Osborne’s bold gamble

Nouse Politics team assesses the Comprehensive Spending Review: prudent cuts or reckless gamble?

Osborne, has been accused of risking many jobs in the biggest macroeconomic gamble of a generation. Photo credit: Conservative Party

Osborne, has been accused of risking many jobs in the biggest macroeconomic gamble of a generation. Photo credit: Conservative Party

Last week, Chancellor of the Exchequer, George Osborne, revealed the full extent of the coalition Government’s sweeping spending cuts. The headline statistic is that £81bn will be cut over the next four years from public spending.

The cuts announced in the spending review are deep overall, but not distributed evenly over individual departments. As a result, there are clear Spending Review winners and losers.

As the UK is haemorrhaging debt expenditure to the tune of £120m per day, something bold needed to be done but did Osborne go to far? Has he taken an unnecessarily large macroeconomic gamble? Or will the UK be the focus on international envy in five years time following from prudent decisions taken today?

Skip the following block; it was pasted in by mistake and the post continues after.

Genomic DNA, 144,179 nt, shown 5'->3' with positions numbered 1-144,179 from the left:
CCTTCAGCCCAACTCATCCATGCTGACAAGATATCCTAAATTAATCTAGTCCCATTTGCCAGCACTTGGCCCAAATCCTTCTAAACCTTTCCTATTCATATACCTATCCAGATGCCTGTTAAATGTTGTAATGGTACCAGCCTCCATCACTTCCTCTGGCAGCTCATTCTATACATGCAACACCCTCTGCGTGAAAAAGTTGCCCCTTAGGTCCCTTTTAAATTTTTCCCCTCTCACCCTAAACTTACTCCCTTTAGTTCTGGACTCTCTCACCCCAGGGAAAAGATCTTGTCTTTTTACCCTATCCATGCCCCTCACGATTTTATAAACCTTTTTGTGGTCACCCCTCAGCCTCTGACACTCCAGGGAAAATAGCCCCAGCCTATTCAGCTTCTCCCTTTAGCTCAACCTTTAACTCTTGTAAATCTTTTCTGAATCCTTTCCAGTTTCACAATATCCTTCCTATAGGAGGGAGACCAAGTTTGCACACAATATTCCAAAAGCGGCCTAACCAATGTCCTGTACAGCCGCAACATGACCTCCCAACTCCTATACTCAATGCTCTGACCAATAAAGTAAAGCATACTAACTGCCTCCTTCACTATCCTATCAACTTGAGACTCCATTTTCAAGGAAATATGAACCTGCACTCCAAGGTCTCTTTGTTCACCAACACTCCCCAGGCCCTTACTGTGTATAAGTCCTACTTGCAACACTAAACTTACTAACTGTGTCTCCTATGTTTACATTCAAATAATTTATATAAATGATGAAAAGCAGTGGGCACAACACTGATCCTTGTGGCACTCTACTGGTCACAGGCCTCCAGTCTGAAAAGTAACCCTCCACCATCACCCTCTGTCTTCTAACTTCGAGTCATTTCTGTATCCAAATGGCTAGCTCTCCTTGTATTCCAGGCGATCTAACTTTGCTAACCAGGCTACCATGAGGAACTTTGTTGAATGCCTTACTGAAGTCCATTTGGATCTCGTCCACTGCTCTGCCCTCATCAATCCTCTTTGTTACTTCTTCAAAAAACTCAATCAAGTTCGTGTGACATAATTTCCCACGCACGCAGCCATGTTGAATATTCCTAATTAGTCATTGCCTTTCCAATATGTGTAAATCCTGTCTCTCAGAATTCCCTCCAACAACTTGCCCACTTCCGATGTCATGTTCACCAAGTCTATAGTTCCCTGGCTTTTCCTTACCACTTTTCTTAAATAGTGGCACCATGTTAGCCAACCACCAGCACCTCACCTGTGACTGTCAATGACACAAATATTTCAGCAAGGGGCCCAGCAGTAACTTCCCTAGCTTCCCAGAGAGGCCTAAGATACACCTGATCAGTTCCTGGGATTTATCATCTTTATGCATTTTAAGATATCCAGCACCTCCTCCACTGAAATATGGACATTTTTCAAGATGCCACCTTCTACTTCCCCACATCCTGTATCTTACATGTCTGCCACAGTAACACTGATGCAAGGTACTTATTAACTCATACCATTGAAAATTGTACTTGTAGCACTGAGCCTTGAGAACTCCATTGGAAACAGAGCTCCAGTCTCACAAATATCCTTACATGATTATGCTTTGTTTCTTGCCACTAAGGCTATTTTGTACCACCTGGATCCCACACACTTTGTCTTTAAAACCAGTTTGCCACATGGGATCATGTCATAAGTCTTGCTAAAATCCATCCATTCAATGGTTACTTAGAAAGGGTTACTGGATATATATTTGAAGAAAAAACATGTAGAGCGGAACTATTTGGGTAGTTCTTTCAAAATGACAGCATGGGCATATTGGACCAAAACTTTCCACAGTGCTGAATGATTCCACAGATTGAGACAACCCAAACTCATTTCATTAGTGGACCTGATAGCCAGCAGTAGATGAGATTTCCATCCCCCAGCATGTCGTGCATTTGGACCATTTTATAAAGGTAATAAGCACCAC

Where did the axe fall?

For the National Health Service and the Department for International Development (controls the UK’s international aid) the axe didn’t fall at all. Both these departments were ring-fenced from cuts; the NHS sees spending increasing in real terms and DFID’s budget heads on towards a pre-set target of 0.7% of GDP.

Communities and Local Government, the department Eric Pickles controls, saw the biggest proportional loss with an overall decrease of 51% in its budget. Both the Home Office and the Justice department face cuts amounting to 23%; meaning the police, border-control and the prison service are likely to see significant losses.

Two relative winners (emphasis on the word relative) have been education and defence. Education has partially been ring-fenced with cuts totalling a less savage 3.4%, whilst defence, an area in which some commentators are arguing has got off lightly, was slashed by 7.5%. However, many Conservative MPs and members will be angered that the defence budget fell at all.